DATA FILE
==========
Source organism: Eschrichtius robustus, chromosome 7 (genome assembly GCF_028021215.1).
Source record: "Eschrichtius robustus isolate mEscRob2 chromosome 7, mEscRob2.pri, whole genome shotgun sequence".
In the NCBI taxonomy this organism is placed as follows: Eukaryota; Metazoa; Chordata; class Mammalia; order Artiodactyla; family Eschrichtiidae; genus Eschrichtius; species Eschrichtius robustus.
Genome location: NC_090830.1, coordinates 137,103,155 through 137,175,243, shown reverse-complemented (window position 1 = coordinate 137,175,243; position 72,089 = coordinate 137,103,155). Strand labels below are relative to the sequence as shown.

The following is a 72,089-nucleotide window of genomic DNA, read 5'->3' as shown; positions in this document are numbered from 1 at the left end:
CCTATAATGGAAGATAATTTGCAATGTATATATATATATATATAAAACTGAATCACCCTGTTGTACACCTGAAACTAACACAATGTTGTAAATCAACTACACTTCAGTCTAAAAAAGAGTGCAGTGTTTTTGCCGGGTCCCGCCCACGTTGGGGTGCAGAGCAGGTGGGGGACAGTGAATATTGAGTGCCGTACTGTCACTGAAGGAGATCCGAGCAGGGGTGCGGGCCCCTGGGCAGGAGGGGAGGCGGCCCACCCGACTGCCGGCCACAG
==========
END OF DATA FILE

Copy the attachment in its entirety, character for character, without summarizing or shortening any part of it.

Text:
Source organism: Eschrichtius robustus, chromosome 7 (genome assembly GCF_028021215.1).
Source record: "Eschrichtius robustus isolate mEscRob2 chromosome 7, mEscRob2.pri, whole genome shotgun sequence".
In the NCBI taxonomy this organism is placed as follows: Eukaryota; Metazoa; Chordata; class Mammalia; order Artiodactyla; family Eschrichtiidae; genus Eschrichtius; species Eschrichtius robustus.
Genome location: NC_090830.1, coordinates 137,103,155 through 137,175,243, shown reverse-complemented (window position 1 = coordinate 137,175,243; position 72,089 = coordinate 137,103,155). Strand labels below are relative to the sequence as shown.

The following is a 72,089-nucleotide window of genomic DNA, read 5'->3' as shown; positions in this document are numbered from 1 at the left end:
CCTATAATGGAAGATAATTTGCAATGTATATATATATATATATAAAACTGAATCACCCTGTTGTACACCTGAAACTAACACAATGTTGTAAATCAACTACACTTCAGTCTAAAAAAGAGTGCAGTGTTTTTGCCGGGTCCCGCCCACGTTGGGGTGCAGAGCAGGTGGGGGACAGTGAATATTGAGTGCCGTACTGTCACTGAAGGAGATCCGAGCAGGGGTGCGGGCCCCTGGGCAGGAGGGGAGGCGGCCCACCCGACTGCCGGCCACAG